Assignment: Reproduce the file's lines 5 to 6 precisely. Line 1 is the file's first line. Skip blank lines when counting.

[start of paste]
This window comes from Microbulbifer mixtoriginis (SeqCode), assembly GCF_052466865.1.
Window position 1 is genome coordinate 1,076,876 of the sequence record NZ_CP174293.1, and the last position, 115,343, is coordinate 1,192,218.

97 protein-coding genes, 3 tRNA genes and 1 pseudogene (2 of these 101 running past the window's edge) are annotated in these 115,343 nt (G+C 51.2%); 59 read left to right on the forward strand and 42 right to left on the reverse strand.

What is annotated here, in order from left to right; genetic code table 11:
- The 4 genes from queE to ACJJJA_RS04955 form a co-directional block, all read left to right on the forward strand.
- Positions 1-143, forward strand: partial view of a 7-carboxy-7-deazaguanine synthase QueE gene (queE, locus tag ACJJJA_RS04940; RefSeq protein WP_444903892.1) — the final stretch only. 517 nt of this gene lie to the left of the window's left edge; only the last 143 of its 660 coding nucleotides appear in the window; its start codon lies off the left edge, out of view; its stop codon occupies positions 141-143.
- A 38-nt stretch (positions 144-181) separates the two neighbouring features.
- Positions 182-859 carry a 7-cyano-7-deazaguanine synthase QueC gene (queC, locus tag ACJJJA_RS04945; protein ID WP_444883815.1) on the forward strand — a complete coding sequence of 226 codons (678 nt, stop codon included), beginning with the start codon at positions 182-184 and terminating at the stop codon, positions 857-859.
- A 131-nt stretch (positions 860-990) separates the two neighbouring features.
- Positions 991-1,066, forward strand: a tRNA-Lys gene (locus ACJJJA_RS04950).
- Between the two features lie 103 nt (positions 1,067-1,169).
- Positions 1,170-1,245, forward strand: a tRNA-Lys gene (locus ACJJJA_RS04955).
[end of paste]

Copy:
- The 4 genes from queE to ACJJJA_RS04955 form a co-directional block, all read left to right on the forward strand.
- Positions 1-143, forward strand: partial view of a 7-carboxy-7-deazaguanine synthase QueE gene (queE, locus tag ACJJJA_RS04940; RefSeq protein WP_444903892.1) — the final stretch only. 517 nt of this gene lie to the left of the window's left edge; only the last 143 of its 660 coding nucleotides appear in the window; its start codon lies off the left edge, out of view; its stop codon occupies positions 141-143.